Universities Australia has published its first comprehensive policy manifesto – A Smarter Australia. The manifesto callsfor a “partnership between the university sector and the next government” – of whatever hue – to establish a practical and pragmatic policy framework around five key actions, including increased funding. To back up this policy agenda and encourage wider awareness of higher education. UA has launched a $5 million national campaign, to be funded entirely from dividends earned by a company owned by Australian universities….[READ MORE]…..
Tertiary education minister Chris Bowen released at the UA Conference a report by the International Education Advisory Council which says that the international sector will rebound with an additional 117,000 international students by 2020 – a 30 % increase on current numbers. This would contribute about $19 billion to the economy compared to $15 billion today….[READ MORE]…..
With his predecessor having seemingly gone cold on improving ”interconnectedness” between the VET and higher education sectors, new tertiary education minister Chris Bowen has signalled his willingness to look at the matter again. Bowen has set in train a process to prepare, in consultation with Universities Australia, advice on a principles-based framework to inform the evolution of a more inter-connected tertiary education sector…..[READ MORE]…..
26 February 2013 | The vice-Chancellor and president of James Cook University (JCU), Professor Sandra Harding, will be Universities Australia’s next chair, taking over from the University of Melbourne’s Professor Glyn Davis. Harding has been a member of the UA Board since January 2009 and has served as Universities Australia’s deputy chair for the past two years. Professor Harding was elected unopposed and will assume her new position on 2 May 2013. The announcement was made by Davis during an address to vice-chancellors at their meeting in Canberra ahead of the opening of Universities Australia’s 2013 Higher Education Conference on 27 February…..[READ MORE]…..
In the lead up to its 2013 conference, Universities Australia (UA) has released a survey report that shows that more than 90% of Australians think that a well-funded university system is critical to Australia’s economy and national growth. The value of a university education is now deeply embedded in our society with the research finding that 88% of Australians aspire for their children and the young people they know, to attend university…..[READ MORE]…..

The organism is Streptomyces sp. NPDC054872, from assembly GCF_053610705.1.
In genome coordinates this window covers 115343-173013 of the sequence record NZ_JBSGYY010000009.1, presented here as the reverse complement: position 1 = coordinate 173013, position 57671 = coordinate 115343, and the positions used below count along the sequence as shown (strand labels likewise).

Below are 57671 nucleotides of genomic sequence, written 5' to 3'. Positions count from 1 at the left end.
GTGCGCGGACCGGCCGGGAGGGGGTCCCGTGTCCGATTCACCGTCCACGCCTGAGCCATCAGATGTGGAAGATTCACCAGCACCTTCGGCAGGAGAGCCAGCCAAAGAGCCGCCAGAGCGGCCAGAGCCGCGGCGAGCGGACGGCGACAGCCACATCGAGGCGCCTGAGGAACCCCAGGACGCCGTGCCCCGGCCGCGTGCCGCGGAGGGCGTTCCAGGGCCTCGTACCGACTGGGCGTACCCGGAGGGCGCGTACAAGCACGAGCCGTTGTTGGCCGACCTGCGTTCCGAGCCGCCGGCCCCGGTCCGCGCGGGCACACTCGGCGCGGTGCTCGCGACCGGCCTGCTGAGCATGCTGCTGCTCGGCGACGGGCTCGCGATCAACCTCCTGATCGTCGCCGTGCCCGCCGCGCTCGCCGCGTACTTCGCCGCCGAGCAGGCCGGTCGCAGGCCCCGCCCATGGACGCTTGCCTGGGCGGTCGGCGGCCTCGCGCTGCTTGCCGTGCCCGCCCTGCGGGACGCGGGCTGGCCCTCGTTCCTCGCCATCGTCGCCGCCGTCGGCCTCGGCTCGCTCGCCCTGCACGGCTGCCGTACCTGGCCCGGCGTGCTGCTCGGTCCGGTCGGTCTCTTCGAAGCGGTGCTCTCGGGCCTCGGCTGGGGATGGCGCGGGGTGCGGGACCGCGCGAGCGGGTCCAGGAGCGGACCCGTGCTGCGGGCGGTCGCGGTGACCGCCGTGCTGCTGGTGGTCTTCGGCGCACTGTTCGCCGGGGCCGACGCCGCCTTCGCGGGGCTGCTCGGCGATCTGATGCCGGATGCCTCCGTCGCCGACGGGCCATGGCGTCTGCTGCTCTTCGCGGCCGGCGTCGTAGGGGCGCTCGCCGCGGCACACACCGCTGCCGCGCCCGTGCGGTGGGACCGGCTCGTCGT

A compilation of leading items from the weekly education press.
Concerns that too many ill-prepared school-leavers are being accepted into university by way of the demand-driven system the demand have been rejected by tertiary education minister Chris Bowen. Speaking at the UA Conference, Bowen said the quality of a course should be measured by the capabilities that students have acquired by the time they complete their course, not the capabilities they have when they begin.
In a recent op-ed piece , the Grattan Institute’s Andrew Norton noted that since 2009, the chance of a university applicant with an ATAR below 50 receiving an offer has doubled to one in four. For applicants with ATARs between 50 and 60, nearly three-quarters received offers in 2012, up from over half in 2009.
Norton points out that many studies have shown the link between school and university academic results is surprisingly weak. Especially below an ATAR of 80, large numbers of students get higher marks at university than expected given their school results, while others get lower marks. Above an ATAR of 80, school and university results are more closely related, but ATAR is still only a rough guide.
But we are going to need further and better particulars as to the progress of students admitted on the basis of lower ATARS than used to be the case (or no ATARs at all) before judgement can be made on the “quality” issue and, critically, whether students are getting the necessary support to progress.
Norton concludes that
We should not use arbitrary minimum ATARs to deny some the opportunity to get a degree. But we owe it to them to find out more about what predicts success. They can then make decisions about what their best option is.
22 February 2013
Reaching across borders
1 person in 20 is affected by a rare disease.
Over 6000 different rare diseases affect children and adults.
Most are genetic, chronic and debilitating.
But above all they isolate patients and their families.
International Rare Disease Day is 28 February 2013.
Its theme is
Let’s take a journey together to break the borders of isolation.
It’s free….no hidden costs… absolutely gratis